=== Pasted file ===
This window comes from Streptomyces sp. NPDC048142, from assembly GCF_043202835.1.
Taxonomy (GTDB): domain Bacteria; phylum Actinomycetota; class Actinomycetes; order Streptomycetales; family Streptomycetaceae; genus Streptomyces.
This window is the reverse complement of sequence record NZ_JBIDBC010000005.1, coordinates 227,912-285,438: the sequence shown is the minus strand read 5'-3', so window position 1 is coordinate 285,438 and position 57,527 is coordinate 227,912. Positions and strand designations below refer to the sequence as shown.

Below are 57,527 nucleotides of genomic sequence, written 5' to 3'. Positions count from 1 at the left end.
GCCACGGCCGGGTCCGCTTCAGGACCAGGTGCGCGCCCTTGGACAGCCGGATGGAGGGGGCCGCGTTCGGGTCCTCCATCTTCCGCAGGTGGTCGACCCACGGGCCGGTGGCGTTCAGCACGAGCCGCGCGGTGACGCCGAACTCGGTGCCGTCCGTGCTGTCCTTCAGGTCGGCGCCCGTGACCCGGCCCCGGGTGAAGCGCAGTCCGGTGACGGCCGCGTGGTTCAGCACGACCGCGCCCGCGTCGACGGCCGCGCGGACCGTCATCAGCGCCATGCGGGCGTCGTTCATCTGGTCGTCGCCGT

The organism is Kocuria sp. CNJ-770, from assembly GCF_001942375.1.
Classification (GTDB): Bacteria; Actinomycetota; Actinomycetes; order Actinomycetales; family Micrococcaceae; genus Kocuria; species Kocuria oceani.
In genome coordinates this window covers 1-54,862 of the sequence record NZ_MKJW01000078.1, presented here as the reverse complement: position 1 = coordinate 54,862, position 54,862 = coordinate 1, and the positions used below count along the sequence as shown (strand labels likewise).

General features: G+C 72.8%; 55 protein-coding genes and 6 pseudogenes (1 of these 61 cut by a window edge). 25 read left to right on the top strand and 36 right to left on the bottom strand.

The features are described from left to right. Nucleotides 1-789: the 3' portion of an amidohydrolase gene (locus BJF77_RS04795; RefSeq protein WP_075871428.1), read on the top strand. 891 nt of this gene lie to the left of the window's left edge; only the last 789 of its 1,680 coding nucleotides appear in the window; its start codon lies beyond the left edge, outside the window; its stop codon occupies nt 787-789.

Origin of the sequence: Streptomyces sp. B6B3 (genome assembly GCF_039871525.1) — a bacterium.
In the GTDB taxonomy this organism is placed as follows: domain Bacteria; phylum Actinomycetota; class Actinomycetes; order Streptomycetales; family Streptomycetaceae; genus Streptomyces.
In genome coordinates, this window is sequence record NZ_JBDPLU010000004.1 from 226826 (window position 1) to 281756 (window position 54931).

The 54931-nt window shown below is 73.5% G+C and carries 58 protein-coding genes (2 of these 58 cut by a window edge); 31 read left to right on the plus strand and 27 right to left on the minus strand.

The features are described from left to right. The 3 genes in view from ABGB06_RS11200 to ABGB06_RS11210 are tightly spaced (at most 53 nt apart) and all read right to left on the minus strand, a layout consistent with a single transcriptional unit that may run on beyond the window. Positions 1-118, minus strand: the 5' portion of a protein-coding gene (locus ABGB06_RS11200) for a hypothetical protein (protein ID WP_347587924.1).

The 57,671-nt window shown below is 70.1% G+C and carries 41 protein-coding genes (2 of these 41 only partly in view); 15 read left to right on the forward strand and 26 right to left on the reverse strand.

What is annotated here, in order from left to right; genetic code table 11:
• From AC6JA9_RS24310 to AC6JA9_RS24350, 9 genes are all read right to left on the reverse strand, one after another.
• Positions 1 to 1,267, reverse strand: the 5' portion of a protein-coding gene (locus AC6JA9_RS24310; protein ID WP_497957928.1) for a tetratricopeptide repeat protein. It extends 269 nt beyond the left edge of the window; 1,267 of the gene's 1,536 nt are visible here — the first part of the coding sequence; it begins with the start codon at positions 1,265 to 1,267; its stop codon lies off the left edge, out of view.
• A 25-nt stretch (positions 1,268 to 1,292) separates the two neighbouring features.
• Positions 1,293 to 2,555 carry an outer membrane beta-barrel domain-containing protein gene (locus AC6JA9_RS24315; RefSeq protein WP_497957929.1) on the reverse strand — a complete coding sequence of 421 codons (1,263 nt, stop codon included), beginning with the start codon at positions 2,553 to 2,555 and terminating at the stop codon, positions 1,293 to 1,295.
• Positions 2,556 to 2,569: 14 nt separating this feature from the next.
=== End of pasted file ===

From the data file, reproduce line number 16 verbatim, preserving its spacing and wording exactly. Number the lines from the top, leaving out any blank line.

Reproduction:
The 57,671-nt window shown below is 70.1% G+C and carries 41 protein-coding genes (2 of these 41 only partly in view); 15 read left to right on the forward strand and 26 right to left on the reverse strand.